Sunday, July 31, 2005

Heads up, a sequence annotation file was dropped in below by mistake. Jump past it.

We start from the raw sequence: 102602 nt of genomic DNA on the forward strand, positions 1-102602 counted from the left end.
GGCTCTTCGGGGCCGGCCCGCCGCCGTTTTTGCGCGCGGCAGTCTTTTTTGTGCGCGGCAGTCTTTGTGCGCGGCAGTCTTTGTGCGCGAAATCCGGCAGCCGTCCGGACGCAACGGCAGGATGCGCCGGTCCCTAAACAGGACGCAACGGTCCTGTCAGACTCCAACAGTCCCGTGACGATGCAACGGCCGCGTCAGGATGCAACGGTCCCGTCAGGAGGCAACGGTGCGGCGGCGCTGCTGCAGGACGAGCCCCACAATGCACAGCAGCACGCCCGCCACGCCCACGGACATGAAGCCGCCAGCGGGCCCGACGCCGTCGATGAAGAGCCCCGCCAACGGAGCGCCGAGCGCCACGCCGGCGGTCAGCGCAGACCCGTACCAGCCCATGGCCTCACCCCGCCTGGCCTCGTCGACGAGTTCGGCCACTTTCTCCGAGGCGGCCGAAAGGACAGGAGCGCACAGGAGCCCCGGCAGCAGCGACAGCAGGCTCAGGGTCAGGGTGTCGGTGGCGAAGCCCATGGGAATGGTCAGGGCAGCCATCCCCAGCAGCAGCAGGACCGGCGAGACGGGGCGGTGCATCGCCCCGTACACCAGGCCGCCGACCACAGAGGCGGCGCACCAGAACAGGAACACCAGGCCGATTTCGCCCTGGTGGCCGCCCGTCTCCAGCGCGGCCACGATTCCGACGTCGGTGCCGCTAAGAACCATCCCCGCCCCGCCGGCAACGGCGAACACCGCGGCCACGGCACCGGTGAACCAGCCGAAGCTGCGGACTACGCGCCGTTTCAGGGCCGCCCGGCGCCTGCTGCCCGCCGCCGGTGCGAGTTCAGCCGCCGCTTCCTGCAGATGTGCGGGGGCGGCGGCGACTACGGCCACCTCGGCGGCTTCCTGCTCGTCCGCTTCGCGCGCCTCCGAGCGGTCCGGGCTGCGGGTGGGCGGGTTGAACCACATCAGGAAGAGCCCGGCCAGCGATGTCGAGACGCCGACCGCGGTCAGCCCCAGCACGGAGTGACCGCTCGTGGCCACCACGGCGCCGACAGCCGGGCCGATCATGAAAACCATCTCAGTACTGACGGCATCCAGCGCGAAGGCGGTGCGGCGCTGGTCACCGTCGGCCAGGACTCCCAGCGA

#2: On Mothering in Recent Movies 11/27/2003 The best teacher I ever had used to tell the story of coming to this country as a child during World War Two & haunting the movie theatres in New York City. This, he said, is where he learned how to be an American. It’s easy to imagine him peering intently through innumerable matinees, in search of what was expected here. This was more urgent than mere entertainment. And there are other rapt & secret students among us, of course—the children of alcoholics, for example, who will tell you about studying their schoolmates’ families, hoping for hints of what “normal” might look like. In that lovely & immensely moving film, THE HUMAN STAIN, understanding the bottomless loss his mother suffers when he leaves for the white world may be the last boundary that Coleman Silk faces. Whether he crosses it successfully is still a mystery when the film ends, but it certainly deepens his appreciation of what Faunia Fareley - his “last love” - endured in losing her own two children. What I’ve noticed lately is that mothers are everywhere in the movies, from the ridiculous (as in the unexpectedly witty FREAKY FRIDAY) to the sublime (the mothers of two artists whose lives end tragically have small but key parts in both SYLVIA & TUPAC: RESURRECTION). I wonder if any of us -- outsiders, newcomers or not—might have a harder time now figuring out the state of mothering in American life than my teacher did almost 60 years ago. Although it hasn’t gotten to Syracuse yet, even the quintessential socio-political director John Sayles’ new movie, LAS CASA DE LOS BABYS, is about motherhood. Here is the maker of such “larger context” films as MATEWAN (about an historic labor strike) & LONESTAR (about shifting race & class lines along the Texas/Mexican border), focusing on the so-called “small & personal” subject of women taking on motherhood through foreign adoptions. That gets my attention. So what is going on? First of all, movies reflect that the forms & rules & expectations of mothering are clearly in upheaval these days. A couple recent films on teen-agers demonstrate just how fuzzy some of the boundaries have gotten. THIRTEEN offers the story of a “good” 13-year-old, Tracy, who falls under the influence of a “bad” 13-year-old, Evie. Fairly late in the movie, after a min-marathon of sex, drugs & rock’n’roll, a guidance counselor warns Tracy that she’s in danger of having to repeat the 7th grade. It’s highly effective to offer this brief scene so late in the movie—by then this reminder that they are really little girls is jolting & distressing. Tracy was fairly troubled already - her stress relief consists of slicing her arms with a razor she keeps on hand in the bathroom—when she takes up with Evie, a master manipulator who quickly runs circles around Tracy’s well-intentioned, overwhelmed & newly sober mother, Melanie, (Holly Hunter). Director Catherine Hardwicke particularly uses physical contact in this film to convey both the problem & the solution. All sorts of physical boundaries are routinely, chaotically over-run in THIRTEEN—these people are all over each other. Yet Melanie’s transformation occurs via a physical interaction with her daughter too, where she re-establishes their roles & boundaries. This is an exhausting scene that’s almost too long to bear watching: you know it’s uncharted territory for them both & we’re not at all certain it will turn out well. PIECES OF APRIL occurs entirely on Thanksgiving Day, when April Burns’ mother Joy & the rest of the family travel south from Westchester County to the Lower East Side for Thanksgiving Dinner. This is set up initially to be a classic culture clash between a rebellious daughter & her proper family, none of whom really know what to do about Joy’s terminal cancer. For that matter, April hasn’t the remotest clue about how to fix such a dinner either. The second time I saw this I took a friend who watched the first 20 minutes with growing anxiety & said she didn’t know if she could watch the rest because it would be too sad & upsetting. I told her to be patient, that I had laughed more in this movie than in any other in a long time. It turns out that Joy & April are, of course, so very much alike. Mean to their loved ones in the same way, full of the same grit & determination (the saga of this poor turkey’s roasting might make you decide to turn vegetarian), & possessing the same zany sense of humor. It’s worth the price of admission to watch Joy grooving on Smack Daddy’s rap music after she lectures her son to roll his joints tighter the next time. And once Joy really gets that she has been less than loving to April, she too takes radical action to reach out to her daughter. So while social forms may be fluid on the surface, underneath motherhood remains fiercely protective. There’s mothering with a vengeance in today’s movies. The setting may be 1880’s New Mexico, as in Cate Blanchett’s just-opened THE MISSING—my personal Thanksgiving treat to myself last night - where she takes off after & kills a whole slew of bad men who kidnap her daughter (played by the way by the same actress, Evan Rachel Wood, who plays Tracy in THIRTEEN), or it may be Quentin Tarantino’s KILL BILL, VOL. ONE, where motherhood is central to the plot & motivation of more than one of the female assassins. One reviewer was correct to notice, I think, that Uma Thurman’s character in KILL BILL is a direct descendant of Sigourney Weaver’s Ripley in the ALIEN series. Ripley was so ground-breaking precisely because of her full human range — not only an action hero but capable of mothering the orphaned girl, Newt, in the second film, which I think is the most pivotal of the four. Ripley understands that the monster is also a mother. And who can forget the moment introducing the showdown battle in ALIENS when Ripley appears clad in her giant forklift & shouts, “Get away from her, you bitch!” What a mother bear Ripley is! Films reassure us about what endures as well as teach us the new. I say that forms may shift, but motherhood is alive, essential & well in the movies.